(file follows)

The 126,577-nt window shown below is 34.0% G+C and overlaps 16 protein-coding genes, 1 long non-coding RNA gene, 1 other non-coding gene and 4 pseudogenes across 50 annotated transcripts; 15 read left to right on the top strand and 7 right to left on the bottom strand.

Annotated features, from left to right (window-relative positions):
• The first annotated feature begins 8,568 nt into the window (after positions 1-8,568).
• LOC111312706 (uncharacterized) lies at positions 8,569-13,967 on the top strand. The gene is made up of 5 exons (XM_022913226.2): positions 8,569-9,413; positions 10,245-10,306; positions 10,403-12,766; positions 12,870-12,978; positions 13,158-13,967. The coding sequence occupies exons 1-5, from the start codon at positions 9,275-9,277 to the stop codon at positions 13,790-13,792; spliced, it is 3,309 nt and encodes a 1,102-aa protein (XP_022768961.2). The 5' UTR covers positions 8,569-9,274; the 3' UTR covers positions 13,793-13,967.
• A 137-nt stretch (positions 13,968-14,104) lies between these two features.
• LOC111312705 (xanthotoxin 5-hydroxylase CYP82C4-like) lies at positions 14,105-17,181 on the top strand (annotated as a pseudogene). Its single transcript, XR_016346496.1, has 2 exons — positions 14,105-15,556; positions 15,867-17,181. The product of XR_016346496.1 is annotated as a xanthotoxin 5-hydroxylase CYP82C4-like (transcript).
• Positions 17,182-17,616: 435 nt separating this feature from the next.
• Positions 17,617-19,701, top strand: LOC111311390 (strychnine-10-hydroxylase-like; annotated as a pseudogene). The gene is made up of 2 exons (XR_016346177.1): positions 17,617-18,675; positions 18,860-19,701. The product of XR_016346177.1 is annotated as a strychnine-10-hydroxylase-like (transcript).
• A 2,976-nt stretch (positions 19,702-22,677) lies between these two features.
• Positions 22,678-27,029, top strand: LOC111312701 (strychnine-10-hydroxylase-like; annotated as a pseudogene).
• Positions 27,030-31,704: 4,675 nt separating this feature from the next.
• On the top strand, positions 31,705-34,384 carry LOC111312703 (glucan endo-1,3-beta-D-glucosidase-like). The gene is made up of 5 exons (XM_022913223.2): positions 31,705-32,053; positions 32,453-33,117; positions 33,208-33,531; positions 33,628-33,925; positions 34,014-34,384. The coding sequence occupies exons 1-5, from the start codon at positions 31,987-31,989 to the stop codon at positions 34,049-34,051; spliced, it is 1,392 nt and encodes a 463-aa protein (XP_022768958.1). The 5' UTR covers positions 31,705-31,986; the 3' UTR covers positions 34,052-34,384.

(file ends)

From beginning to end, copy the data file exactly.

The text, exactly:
The 126,577-nt window shown below is 34.0% G+C and overlaps 16 protein-coding genes, 1 long non-coding RNA gene, 1 other non-coding gene and 4 pseudogenes across 50 annotated transcripts; 15 read left to right on the top strand and 7 right to left on the bottom strand.

Annotated features, from left to right (window-relative positions):
• The first annotated feature begins 8,568 nt into the window (after positions 1-8,568).
• LOC111312706 (uncharacterized) lies at positions 8,569-13,967 on the top strand. The gene is made up of 5 exons (XM_022913226.2): positions 8,569-9,413; positions 10,245-10,306; positions 10,403-12,766; positions 12,870-12,978; positions 13,158-13,967. The coding sequence occupies exons 1-5, from the start codon at positions 9,275-9,277 to the stop codon at positions 13,790-13,792; spliced, it is 3,309 nt and encodes a 1,102-aa protein (XP_022768961.2). The 5' UTR covers positions 8,569-9,274; the 3' UTR covers positions 13,793-13,967.
• A 137-nt stretch (positions 13,968-14,104) lies between these two features.
• LOC111312705 (xanthotoxin 5-hydroxylase CYP82C4-like) lies at positions 14,105-17,181 on the top strand (annotated as a pseudogene). Its single transcript, XR_016346496.1, has 2 exons — positions 14,105-15,556; positions 15,867-17,181. The product of XR_016346496.1 is annotated as a xanthotoxin 5-hydroxylase CYP82C4-like (transcript).
• Positions 17,182-17,616: 435 nt separating this feature from the next.
• Positions 17,617-19,701, top strand: LOC111311390 (strychnine-10-hydroxylase-like; annotated as a pseudogene). The gene is made up of 2 exons (XR_016346177.1): positions 17,617-18,675; positions 18,860-19,701. The product of XR_016346177.1 is annotated as a strychnine-10-hydroxylase-like (transcript).
• A 2,976-nt stretch (positions 19,702-22,677) lies between these two features.
• Positions 22,678-27,029, top strand: LOC111312701 (strychnine-10-hydroxylase-like; annotated as a pseudogene).
• Positions 27,030-31,704: 4,675 nt separating this feature from the next.
• On the top strand, positions 31,705-34,384 carry LOC111312703 (glucan endo-1,3-beta-D-glucosidase-like). The gene is made up of 5 exons (XM_022913223.2): positions 31,705-32,053; positions 32,453-33,117; positions 33,208-33,531; positions 33,628-33,925; positions 34,014-34,384. The coding sequence occupies exons 1-5, from the start codon at positions 31,987-31,989 to the stop codon at positions 34,049-34,051; spliced, it is 1,392 nt and encodes a 463-aa protein (XP_022768958.1). The 5' UTR covers positions 31,705-31,986; the 3' UTR covers positions 34,052-34,384.